GK: It’s all about prioritization and risk assessment. We shuffle resources on a daily basis depending on a priority and work together. Teamwork is the key, truly.

uTest: With so many users who are willing to report issues, it’s often assumed that in-depth testing isn’t needed in certain industries, such as social media and gaming. This is obviously not the case at Zynga. What is the company’s philosophy when it comes to testing and QA? And has it changed as they continue to expand their global footprint?

Continue Reading

Essential Guide to Mobile App Testing

Testing the Limits with Gerald Weinberg

Gerald M. WeinbergIn the latest installment of Testing The Limits we speak with Gerald Weinberg. Jerry has been practicing, teaching, lecturing, consulting, coaching and writing about software programming and testing since the 1950s. With decades of experience and accumulated knowledge he’s written more than 80 books and has dedicated his life to helping others be the best testers they can be – despite ever changing testing trends. In today’s Testing The Limits interview we’ll find out the biggest lessons Jerry’s learned over the years, how his books remain top sellers 20 years after their release and what the biggest issues facing testers today are. To keep up with Jerry visit his website or follow him on Twitter.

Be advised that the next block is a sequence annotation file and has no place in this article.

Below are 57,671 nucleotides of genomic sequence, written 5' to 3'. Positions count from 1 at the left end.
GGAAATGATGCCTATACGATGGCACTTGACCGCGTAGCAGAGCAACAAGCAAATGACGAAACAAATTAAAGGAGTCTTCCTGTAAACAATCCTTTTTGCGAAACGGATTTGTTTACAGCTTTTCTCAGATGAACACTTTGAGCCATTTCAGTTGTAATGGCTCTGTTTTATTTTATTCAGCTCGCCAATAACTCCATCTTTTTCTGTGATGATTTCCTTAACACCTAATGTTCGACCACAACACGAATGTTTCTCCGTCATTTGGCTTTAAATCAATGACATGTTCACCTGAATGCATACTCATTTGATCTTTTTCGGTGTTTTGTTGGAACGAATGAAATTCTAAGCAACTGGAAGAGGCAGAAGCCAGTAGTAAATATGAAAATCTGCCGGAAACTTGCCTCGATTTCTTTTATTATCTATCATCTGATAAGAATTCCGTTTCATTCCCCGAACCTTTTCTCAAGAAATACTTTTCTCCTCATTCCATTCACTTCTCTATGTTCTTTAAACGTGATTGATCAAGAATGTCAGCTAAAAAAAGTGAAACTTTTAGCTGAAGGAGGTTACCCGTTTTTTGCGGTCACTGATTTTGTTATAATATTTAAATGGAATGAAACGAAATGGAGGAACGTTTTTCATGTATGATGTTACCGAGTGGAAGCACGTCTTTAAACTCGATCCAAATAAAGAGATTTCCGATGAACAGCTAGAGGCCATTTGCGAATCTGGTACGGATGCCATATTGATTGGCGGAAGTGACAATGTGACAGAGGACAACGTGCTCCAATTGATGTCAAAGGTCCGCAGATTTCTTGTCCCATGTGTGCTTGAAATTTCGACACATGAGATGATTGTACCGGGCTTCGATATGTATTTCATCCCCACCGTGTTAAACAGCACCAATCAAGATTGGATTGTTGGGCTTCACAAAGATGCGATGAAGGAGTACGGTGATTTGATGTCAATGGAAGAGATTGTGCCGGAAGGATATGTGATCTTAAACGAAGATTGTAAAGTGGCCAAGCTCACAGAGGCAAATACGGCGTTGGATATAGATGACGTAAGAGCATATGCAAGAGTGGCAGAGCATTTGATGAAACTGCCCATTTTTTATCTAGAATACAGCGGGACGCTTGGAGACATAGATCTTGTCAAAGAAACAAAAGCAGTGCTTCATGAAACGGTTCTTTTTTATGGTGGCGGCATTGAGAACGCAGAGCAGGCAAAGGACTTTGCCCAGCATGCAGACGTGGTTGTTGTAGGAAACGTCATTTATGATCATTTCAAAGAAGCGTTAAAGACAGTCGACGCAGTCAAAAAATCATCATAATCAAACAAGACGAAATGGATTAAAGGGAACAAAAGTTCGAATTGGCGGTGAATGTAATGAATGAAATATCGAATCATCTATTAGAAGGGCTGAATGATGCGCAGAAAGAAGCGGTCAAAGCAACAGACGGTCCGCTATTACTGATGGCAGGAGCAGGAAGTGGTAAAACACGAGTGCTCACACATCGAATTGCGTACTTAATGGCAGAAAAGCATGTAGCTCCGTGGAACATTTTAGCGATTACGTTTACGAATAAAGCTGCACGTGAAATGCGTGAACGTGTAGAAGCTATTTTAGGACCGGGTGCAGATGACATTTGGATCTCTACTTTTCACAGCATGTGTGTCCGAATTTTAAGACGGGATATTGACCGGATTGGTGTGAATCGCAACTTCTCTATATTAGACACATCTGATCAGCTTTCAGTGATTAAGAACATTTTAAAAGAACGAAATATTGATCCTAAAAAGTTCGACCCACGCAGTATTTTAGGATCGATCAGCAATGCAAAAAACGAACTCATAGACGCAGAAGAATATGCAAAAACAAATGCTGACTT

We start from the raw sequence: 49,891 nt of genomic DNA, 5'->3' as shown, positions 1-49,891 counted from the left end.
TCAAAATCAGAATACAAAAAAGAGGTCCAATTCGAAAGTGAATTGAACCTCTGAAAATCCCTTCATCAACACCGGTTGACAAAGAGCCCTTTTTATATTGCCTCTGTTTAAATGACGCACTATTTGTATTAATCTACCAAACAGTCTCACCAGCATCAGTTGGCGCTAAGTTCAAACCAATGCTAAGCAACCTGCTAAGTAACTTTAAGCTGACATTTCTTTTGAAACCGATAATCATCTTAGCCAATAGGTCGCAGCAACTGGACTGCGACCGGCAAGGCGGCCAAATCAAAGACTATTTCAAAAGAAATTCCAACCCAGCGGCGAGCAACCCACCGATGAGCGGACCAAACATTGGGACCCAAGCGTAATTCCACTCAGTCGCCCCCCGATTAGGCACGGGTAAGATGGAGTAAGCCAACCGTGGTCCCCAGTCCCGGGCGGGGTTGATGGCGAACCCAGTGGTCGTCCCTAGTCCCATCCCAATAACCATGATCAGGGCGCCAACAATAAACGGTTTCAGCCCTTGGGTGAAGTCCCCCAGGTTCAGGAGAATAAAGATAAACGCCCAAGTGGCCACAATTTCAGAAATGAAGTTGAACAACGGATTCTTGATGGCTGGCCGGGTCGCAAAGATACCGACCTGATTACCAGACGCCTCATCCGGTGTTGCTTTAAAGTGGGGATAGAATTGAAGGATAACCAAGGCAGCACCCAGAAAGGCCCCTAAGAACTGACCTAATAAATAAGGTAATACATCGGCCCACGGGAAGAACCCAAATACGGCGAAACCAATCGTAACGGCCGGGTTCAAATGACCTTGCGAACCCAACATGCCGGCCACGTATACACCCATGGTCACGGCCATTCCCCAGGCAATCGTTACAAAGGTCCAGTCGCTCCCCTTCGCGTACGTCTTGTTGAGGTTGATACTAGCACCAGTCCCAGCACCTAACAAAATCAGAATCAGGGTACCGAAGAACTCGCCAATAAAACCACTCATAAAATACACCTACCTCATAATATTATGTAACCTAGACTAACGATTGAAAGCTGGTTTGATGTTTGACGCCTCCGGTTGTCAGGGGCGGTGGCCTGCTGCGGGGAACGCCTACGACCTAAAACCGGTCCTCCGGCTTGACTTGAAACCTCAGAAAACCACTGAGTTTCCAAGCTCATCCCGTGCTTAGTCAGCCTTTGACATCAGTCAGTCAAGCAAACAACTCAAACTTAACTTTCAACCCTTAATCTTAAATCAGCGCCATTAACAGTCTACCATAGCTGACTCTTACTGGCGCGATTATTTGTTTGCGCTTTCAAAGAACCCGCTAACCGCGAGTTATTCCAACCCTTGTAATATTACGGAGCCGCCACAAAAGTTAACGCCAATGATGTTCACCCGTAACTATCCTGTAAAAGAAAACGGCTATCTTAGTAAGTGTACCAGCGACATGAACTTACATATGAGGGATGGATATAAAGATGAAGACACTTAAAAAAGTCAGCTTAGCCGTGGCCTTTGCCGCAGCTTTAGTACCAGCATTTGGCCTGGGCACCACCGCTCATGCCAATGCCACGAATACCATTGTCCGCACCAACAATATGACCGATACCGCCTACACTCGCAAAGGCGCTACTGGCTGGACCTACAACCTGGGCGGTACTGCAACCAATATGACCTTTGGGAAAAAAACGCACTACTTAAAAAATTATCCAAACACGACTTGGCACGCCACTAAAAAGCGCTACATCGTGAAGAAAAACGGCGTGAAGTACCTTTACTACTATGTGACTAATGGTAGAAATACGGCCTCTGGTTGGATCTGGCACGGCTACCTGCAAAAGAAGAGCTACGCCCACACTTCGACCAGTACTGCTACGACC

uTest: You’ve spent nearly 50 years working with computers and software in one form or another. Obviously, much has changed during this time, but surely some things have stayed the same. In your experience, what is the most notable “constant” in the world of software?

GW: The infatuation with the latest fad which is supposed to “increase productivity” by some arbitrary amount, with no clue as to how that “productivity” is measured. For the most part, these fads are usually a new set of names for old practices. Yet at the same time a segment of the developer population goes ga-ga over the fad, a much larger segment doesn’t even attempt to learn what is good about the fad. The majority of developers are working the same primitive way their predecessors did 50 years ago, just using more machine power to do it.